US President Barack Obama has told North Korea to end its "belligerent" attitude amid suggestions the secretive regime has developed the capability to mount an nuclear warhead on a ballistic missile for the first time.
On Thursday, Obama told Pyongyang to end its sabre-rattling and warned that he would "take all necessary steps" to protect Americans.
After meeting UN secretary general Ban Ki-moon at the White House, the president said: "We both agreed that now's the time for North Korea to end the kind of belligerent approach that they've been taking and to try to lower temperatures.
"Nobody wants to see a conflict on the Korean peninsula. But it's important for North Korea, like every other country in the world, to observe the basic rules and norms that are set forth, including a wide variety of UN resolutions."
On Friday US secretary of state John Kerry made a unannounced visit to South Korea following talks with G8 leaders in London.
The US is calling on China to help rein in North Korea's actions.
A senior US official told reporters on board Mr Kerry's plane that it was "no secret that China has most leverage, most influence, with North Korea and I think fundamentally we would want them to use some of that leverage because otherwise it is very destabilising and it threatens the whole region."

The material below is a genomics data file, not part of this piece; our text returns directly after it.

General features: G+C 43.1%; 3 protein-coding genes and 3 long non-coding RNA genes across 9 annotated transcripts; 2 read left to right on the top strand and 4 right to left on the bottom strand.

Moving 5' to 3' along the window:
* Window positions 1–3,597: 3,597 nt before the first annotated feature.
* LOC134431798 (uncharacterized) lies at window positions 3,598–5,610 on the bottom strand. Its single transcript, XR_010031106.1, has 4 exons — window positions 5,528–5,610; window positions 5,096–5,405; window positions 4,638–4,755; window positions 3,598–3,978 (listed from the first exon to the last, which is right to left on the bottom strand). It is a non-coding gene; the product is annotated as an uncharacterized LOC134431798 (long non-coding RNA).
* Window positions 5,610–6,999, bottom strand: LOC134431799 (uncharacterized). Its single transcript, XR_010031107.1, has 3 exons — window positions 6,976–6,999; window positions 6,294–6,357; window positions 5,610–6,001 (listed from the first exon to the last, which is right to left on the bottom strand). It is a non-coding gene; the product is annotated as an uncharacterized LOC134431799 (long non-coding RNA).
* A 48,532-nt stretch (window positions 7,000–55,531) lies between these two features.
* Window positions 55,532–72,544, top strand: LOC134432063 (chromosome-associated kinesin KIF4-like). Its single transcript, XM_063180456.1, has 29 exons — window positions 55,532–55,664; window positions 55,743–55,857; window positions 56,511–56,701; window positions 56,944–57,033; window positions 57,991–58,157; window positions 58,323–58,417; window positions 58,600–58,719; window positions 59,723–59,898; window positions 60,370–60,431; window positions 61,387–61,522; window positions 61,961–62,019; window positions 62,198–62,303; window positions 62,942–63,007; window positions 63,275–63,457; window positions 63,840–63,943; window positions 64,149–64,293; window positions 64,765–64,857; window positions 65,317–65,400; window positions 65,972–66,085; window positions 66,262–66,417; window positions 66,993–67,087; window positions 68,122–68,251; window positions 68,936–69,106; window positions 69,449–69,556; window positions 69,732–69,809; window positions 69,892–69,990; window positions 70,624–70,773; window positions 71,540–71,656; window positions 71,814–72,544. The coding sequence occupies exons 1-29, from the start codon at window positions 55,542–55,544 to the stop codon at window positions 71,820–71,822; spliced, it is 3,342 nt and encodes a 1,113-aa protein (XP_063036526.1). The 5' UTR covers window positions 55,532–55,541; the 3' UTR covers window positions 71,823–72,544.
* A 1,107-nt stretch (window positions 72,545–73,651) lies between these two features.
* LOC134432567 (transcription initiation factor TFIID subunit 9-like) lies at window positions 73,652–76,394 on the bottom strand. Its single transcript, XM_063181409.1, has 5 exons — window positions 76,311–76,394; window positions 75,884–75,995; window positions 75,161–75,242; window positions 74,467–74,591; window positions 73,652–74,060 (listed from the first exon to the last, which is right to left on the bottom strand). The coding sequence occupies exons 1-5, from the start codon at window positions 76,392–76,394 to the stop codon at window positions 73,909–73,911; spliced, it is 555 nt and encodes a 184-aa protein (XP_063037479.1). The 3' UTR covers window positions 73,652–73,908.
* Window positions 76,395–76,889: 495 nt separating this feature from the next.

"China has a huge stake in stability and the continued North Korean pursuit of a nuclear armed missile capability is the enemy of stability. That gives us and the Chinese a very powerful objective in common, namely denuclearisation," the official was quoted by the BBC as saying.
In a statement after the summit foreign secretary William Hague said G8 countries, which include Japan and Russia, condemned North Korea's "current aggressive rhetoric" that would "only serve further to isolate the DPRK".
Kerry's visit comes as speculation mounts that North Korea, led by Kim Jong Un, could launch a mid-range missile designed to reach as far as the US territory of Guam in the Pacific.
On Thursday the US Senate heard an extract from a Defence Intelligence Agency (DIA) report that concluded "with moderate confidence that the North currently has nuclear weapons capable of delivery by ballistic missiles".
However the Pentagon swiftly tried to row back on the revelation, insisting it "would be inaccurate to suggest that the North Korean regime has fully tested, developed or demonstrated the kinds of nuclear capabilities referenced in the passage".
A spokesperson said: "In today's House armed services committee hearing on the department of defence budget, a member of the committee read an unclassified passage in a classified report on North Korea's nuclear capabilities."
Earlier this week former US vice president Dick Cheney told Republicans they should be very wary of recent threats from North Korea. "We're in deep doo doo," Cheney warned the Republican leadership.
Cheney reportedly expressed concern about the lack of intel on young North Korean leader Kim Jung-Un, making him very unpredictable. The former vice president cited his past experience with Saddam Hussein and added, "you never know what they're thinking."